• Maya Fisher-French

The wise lessons lockdown has taught me about the real value of money

There’s plenty we can learn about what we really need, when we’re forced to do without the things we don’t. I’m not normally one for inspirational quotes, but I recently read a quote by Robert Louis Stevenson, the Scottish novelist and poet, that feels right for the times.“Don’t judge each day by the harvest you reap, but by the seeds that you plant.”

Right now, the harvest is in jeopardy. For many it is a failed crop, which means suffering, fear and despair. But tomorrow will come, and the harvest we reap will be determined by the seeds we plant now. What have we learnt from the financial, emotional and physical impact of COVID–19 that will change our behaviour?

When we were finally released from total lockdown and allowed a three-hour exercise gap, I saw people in my neighbourhood, who may never have had the time to exercise, taking up running, walking and cycling. What better excuse to start slowly, than a 5km enforced limit? The time we were spending in our cars, going to and from work, has given us hours to get fitter, develop new skills, or launch that side-business we always wanted to.

On the money side, it also brought home the need to look after our finances. To start that emergency fund with the money we always ended up spending on a holiday, or to cut down on debt instead of impulsively swiping our cards. Suddenly we were faced with the reality of why these financial goals really mattered – and we also discovered how much we could live without. When you are told what essential or non-essential spending is, the concept of needs and wants makes sense. Lockdown gave us time to reflect on things we were missing, versus those we could quite frankly live without. It talked to our value systems, rather than what our friends were doing on social media.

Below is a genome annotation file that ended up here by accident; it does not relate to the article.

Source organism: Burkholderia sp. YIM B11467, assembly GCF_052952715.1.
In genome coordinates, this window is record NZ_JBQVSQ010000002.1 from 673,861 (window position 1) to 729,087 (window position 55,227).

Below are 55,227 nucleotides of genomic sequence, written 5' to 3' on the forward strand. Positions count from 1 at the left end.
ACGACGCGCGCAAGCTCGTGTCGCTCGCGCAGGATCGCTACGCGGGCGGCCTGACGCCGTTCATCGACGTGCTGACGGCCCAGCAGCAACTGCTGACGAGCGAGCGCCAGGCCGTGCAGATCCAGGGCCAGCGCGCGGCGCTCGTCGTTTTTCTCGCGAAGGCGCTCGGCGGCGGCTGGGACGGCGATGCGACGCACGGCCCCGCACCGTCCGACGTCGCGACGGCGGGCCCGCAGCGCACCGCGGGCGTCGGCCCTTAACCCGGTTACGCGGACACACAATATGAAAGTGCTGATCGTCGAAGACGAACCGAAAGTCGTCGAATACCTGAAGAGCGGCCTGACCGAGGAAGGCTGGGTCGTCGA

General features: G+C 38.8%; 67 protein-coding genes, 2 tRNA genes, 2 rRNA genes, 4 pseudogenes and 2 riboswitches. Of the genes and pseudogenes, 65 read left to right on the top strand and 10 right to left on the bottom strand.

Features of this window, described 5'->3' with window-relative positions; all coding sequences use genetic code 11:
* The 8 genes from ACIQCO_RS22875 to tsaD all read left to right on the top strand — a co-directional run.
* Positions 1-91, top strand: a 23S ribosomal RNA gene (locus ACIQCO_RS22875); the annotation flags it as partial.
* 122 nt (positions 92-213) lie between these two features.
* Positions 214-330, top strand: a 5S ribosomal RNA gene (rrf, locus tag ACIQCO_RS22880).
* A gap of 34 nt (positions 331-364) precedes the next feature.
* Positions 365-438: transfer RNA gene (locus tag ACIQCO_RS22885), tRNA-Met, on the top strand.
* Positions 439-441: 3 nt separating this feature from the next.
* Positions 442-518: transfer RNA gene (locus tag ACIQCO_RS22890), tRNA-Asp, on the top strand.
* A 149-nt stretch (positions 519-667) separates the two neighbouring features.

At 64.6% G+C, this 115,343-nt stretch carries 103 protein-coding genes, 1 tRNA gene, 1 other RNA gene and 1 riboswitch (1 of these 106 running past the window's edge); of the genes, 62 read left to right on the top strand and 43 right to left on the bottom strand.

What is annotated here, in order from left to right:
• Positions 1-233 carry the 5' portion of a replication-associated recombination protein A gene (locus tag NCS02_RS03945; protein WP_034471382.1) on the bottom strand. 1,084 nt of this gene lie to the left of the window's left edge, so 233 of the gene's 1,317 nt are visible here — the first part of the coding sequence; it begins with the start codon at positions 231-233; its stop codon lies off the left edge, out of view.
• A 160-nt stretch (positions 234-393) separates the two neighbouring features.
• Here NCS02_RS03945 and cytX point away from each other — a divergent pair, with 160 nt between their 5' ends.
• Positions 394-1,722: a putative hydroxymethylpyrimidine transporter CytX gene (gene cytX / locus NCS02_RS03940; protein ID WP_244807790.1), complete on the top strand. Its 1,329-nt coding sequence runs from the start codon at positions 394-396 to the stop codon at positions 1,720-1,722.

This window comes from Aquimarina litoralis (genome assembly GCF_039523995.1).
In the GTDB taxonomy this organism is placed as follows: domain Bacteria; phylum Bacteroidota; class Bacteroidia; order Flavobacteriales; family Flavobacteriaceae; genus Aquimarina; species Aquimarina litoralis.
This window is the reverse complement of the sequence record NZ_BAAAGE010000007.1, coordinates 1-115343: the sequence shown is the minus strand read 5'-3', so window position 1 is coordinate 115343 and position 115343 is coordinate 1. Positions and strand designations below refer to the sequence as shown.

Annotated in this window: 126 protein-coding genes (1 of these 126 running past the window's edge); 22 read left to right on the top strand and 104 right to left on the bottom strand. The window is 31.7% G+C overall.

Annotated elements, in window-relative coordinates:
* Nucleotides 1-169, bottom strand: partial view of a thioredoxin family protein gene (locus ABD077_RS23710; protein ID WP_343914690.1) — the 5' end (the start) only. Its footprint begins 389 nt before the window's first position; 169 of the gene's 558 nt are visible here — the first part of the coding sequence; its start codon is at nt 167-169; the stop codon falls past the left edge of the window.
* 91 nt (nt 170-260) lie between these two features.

I realised that honestly, I have enough clothes in my cupboard, especially when there was no-one to see them anyway. It was easy enough to paint my own nails. I noticed they grew stronger without me having to scour off gel every few weeks. But I really, really missed my regular haircut and highlights. Shaggy hair with roots showing is not a look I want to stick with.

The thing that most surprised me was how much I did not miss eating out. Our eating-out budget is the weak point in our budget. It’s for those days when we’re too tired or lazy to cook dinner, or when I just want to go out with my husband for a lovely meal and a glass of wine. This was something I thought I could not live without. But you know what I was really missing? Going to my local coffee shop. I missed the camaraderie of seeing the regulars and the owner and catching up on the news. I missed having time with my husband for a coffee and muffin before starting work. I realised that what I missed was other people, company, conversation, and a place of belonging. If that is a price of a coffee a few times a week, it’s well worth it.

Being responsible with your finances doesn’t mean denial or sacrifice. It means spending money on things that bring real value to your life. That includes putting money away for the future, saving to provide your child with a decent education, and having an emergency fund with a few months’ worth of expenses so you can sleep better at night. Reflect on what you really value, and adjust your finances accordingly. To end with another of my favourite quotes, former US Vice-President Joe Biden once said: “Don’t tell me what you value, show me your budget and I will tell you your values”.


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